Taiwan denies Chinese warship intrusion into its territorial waters (update)

08/07/2022 10:52 PM
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Photo: Military News Agency
Photo: Military News Agency

Taipei, Aug. 7 (CNA) Taiwan's military on Sunday disputed Chinese state media reports saying that People's Liberation Army (PLA) warships had sailed into Taiwan's territorial waters, and urged Taiwanese not to fall for Beijing's disinformation campaigns.

In a statement, Taiwan's Navy said a widely circulated photograph and related Chinese media reports that claimed a PLA A Type 052D destroyer Nanjing (南京艦) sailed within 11.78 kilometers of Ho-Ping Power Plant in eastern Hualien County were not true.

"The Navy has closely followed all Chinese warships since the PLA launched military drills around Taiwan on Aug. 4, and no PLA warships have ever entered our territorial waters during that period of time," it said.

Territorial waters, as defined by the 1982 United Nations Convention on the Law of the Sea, consist of a belt of coastal waters extending at most 12 nautical miles or roughly 22 kilometers from the baseline of a coastal state.

Earlier Sunday, the Ministry of National Defense issued a press release on the same issue in which it suggested that had a Chinese warship entered Taiwan's territorial waters, Taiwan would have taken a much more aggressive posture against them.

The press release came with photographs showing its F-16V jets taking off from Hualien Air Base early Sunday, each loaded with one ALQ184 electronic warfare pod, two AGM84 Harpoon AShMs, two AIM120 AMRAAMs, two AIM9 Sidewinders, and two wing fuel tanks.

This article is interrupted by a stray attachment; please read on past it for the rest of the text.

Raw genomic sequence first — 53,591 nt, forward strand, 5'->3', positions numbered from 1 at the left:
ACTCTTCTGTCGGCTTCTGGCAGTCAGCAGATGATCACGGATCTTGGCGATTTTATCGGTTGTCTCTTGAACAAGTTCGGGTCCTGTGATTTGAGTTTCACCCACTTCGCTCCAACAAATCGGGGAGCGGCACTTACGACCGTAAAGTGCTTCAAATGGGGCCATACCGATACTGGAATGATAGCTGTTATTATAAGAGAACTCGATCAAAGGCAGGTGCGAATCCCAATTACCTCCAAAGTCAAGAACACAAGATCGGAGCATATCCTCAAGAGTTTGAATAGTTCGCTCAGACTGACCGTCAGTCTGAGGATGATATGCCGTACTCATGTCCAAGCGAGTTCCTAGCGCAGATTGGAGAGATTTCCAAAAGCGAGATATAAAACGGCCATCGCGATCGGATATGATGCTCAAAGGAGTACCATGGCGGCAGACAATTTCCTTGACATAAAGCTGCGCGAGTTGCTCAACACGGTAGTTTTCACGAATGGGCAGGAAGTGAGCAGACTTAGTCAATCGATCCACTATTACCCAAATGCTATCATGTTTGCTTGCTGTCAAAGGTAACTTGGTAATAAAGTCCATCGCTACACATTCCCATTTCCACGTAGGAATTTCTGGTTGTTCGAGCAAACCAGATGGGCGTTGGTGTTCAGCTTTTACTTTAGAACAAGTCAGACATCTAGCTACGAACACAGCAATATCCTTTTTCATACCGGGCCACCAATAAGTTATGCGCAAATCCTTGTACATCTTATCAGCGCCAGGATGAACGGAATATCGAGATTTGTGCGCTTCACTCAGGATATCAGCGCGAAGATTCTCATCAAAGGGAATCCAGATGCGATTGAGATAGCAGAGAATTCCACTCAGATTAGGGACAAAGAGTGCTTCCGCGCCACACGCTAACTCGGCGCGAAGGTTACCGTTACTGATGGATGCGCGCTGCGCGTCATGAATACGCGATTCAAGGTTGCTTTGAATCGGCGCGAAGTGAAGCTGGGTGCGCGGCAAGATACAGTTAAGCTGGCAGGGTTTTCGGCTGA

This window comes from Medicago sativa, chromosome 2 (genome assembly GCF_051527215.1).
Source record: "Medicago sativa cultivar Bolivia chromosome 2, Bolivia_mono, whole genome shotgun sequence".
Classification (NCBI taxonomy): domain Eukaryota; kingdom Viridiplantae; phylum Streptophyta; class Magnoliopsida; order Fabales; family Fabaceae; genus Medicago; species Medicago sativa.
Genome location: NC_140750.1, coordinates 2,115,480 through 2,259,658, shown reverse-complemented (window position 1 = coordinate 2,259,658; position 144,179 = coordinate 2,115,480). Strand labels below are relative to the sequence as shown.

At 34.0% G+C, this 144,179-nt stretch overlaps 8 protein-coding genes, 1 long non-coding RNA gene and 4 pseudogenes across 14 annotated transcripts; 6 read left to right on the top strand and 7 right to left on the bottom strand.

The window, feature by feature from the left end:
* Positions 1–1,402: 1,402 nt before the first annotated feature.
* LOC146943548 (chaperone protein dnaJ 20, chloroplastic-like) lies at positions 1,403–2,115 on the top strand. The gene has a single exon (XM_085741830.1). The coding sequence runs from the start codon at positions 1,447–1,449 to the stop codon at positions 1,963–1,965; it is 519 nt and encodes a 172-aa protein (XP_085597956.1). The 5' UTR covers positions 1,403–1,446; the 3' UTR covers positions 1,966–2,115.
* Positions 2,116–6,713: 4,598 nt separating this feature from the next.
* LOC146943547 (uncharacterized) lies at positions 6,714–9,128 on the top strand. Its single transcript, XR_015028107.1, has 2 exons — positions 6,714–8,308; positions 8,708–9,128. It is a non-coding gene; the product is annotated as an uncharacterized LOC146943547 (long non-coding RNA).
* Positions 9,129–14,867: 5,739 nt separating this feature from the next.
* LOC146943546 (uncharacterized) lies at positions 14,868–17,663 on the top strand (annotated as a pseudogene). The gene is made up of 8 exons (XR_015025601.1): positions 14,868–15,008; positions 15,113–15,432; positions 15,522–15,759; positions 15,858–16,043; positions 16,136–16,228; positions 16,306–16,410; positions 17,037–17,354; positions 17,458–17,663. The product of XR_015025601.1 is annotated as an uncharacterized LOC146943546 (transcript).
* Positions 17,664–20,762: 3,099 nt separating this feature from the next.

An MND source who spoke on condition of anonymity told CNA that the F-16Vs and their weapon systems, in particular the anti-ship Harpoon missiles, were clear signals to the PLA that their warships would be met with deadly missiles should they try to enter Taiwan's territorial water.

A separate MND source previously told CNA that Taiwan's military would stand resolute in stopping Chinese warships from entering its territorial waters at all costs and would take responsive measures accordingly.

Those statements were released Sunday, which had been expected to be the final day of intensive military drills being conducted by China in waters around Taiwan in retaliation against a visit earlier this week by U.S. House of Representatives Speaker Nancy Pelosi.

 A day after Pelosi's visit, the PLA launched live-fire military drills in six maritime areas near Taiwan.

During the drills, Chinese state media and netizens have reported and posted a series of photographs claiming Chinese warplanes and warships have successfully flown or sailed into Taiwan's territorial waters and airspace.

One widely circulated photograph depicted a Chinese soldier aboard a PLA vessel just off the east coast of Taiwan observing a Taiwanese warship in the distance with binoculars.

The warship has been identified in the caption as A Type 052D destroyer Nanjing.

A "tall chimney-like structure" could also be seen in the photograph's background, and was thought to be the site of the Ho-Ping Power Plant in Hualien County.

Chinese netizens and state media have suspected that given the clear view of the power plant in the background, the Chinese warship must have entered Taiwan's territorial waters.

When the photograph was first seen online, the MND did not offer any clarification, saying only that it had dispatched warships to expel all enemy vessels sailing near Taiwan.

Beyond the military maneuvers, Beijing has also suspended imports of some Taiwanese food and agricultural products in retaliation against Pelosi's visit, the first by a sitting U.S. House speaker since 1997.

Beijing, which sees Taiwan as part of its territory to be reunified one day, strongly objects to other countries treating Taiwan as a nation, including sending high ranking officials to visit.

It has accused the United States of violating its commitments to the "one China" policy and fueling Taiwan independence efforts.

(By Matt Yu and Joseph Yeh)


> Chinese Version

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